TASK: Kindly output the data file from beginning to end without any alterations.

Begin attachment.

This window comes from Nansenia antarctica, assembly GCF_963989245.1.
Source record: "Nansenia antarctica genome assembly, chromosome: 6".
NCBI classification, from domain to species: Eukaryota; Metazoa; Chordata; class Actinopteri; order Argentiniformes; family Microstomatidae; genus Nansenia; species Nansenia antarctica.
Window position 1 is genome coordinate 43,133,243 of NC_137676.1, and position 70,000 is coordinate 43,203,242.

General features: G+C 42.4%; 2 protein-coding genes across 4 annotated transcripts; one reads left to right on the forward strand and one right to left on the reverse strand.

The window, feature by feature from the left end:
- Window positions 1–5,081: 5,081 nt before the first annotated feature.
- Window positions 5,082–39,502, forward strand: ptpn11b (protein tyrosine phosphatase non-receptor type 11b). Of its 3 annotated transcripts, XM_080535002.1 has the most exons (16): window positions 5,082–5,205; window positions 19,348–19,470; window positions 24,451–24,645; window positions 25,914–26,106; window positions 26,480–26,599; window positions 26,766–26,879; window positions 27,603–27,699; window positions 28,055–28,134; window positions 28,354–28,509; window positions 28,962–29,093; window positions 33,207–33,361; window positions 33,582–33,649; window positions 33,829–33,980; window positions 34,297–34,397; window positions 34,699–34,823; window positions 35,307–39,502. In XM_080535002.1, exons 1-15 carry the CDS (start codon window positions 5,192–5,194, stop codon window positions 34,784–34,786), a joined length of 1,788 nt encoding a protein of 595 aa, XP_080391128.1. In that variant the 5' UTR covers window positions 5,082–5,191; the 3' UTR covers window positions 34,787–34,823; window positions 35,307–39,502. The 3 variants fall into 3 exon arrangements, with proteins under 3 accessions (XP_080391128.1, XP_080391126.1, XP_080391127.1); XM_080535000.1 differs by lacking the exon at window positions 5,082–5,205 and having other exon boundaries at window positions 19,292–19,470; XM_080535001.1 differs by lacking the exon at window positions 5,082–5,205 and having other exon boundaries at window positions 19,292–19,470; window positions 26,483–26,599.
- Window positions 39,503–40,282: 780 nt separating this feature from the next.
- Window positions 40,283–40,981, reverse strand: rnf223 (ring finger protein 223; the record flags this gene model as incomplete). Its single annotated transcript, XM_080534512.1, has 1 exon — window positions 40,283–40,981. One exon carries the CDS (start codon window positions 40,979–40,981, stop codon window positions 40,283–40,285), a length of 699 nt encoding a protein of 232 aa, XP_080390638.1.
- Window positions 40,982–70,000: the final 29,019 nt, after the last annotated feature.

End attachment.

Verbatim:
This window comes from Nansenia antarctica, assembly GCF_963989245.1.
Source record: "Nansenia antarctica genome assembly, chromosome: 6".
NCBI classification, from domain to species: Eukaryota; Metazoa; Chordata; class Actinopteri; order Argentiniformes; family Microstomatidae; genus Nansenia; species Nansenia antarctica.
Window position 1 is genome coordinate 43,133,243 of NC_137676.1, and position 70,000 is coordinate 43,203,242.

General features: G+C 42.4%; 2 protein-coding genes across 4 annotated transcripts; one reads left to right on the forward strand and one right to left on the reverse strand.

The window, feature by feature from the left end:
- Window positions 1–5,081: 5,081 nt before the first annotated feature.
- Window positions 5,082–39,502, forward strand: ptpn11b (protein tyrosine phosphatase non-receptor type 11b). Of its 3 annotated transcripts, XM_080535002.1 has the most exons (16): window positions 5,082–5,205; window positions 19,348–19,470; window positions 24,451–24,645; window positions 25,914–26,106; window positions 26,480–26,599; window positions 26,766–26,879; window positions 27,603–27,699; window positions 28,055–28,134; window positions 28,354–28,509; window positions 28,962–29,093; window positions 33,207–33,361; window positions 33,582–33,649; window positions 33,829–33,980; window positions 34,297–34,397; window positions 34,699–34,823; window positions 35,307–39,502. In XM_080535002.1, exons 1-15 carry the CDS (start codon window positions 5,192–5,194, stop codon window positions 34,784–34,786), a joined length of 1,788 nt encoding a protein of 595 aa, XP_080391128.1. In that variant the 5' UTR covers window positions 5,082–5,191; the 3' UTR covers window positions 34,787–34,823; window positions 35,307–39,502. The 3 variants fall into 3 exon arrangements, with proteins under 3 accessions (XP_080391128.1, XP_080391126.1, XP_080391127.1); XM_080535000.1 differs by lacking the exon at window positions 5,082–5,205 and having other exon boundaries at window positions 19,292–19,470; XM_080535001.1 differs by lacking the exon at window positions 5,082–5,205 and having other exon boundaries at window positions 19,292–19,470; window positions 26,483–26,599.
- Window positions 39,503–40,282: 780 nt separating this feature from the next.
- Window positions 40,283–40,981, reverse strand: rnf223 (ring finger protein 223; the record flags this gene model as incomplete). Its single annotated transcript, XM_080534512.1, has 1 exon — window positions 40,283–40,981. One exon carries the CDS (start codon window positions 40,979–40,981, stop codon window positions 40,283–40,285), a length of 699 nt encoding a protein of 232 aa, XP_080390638.1.
- Window positions 40,982–70,000: the final 29,019 nt, after the last annotated feature.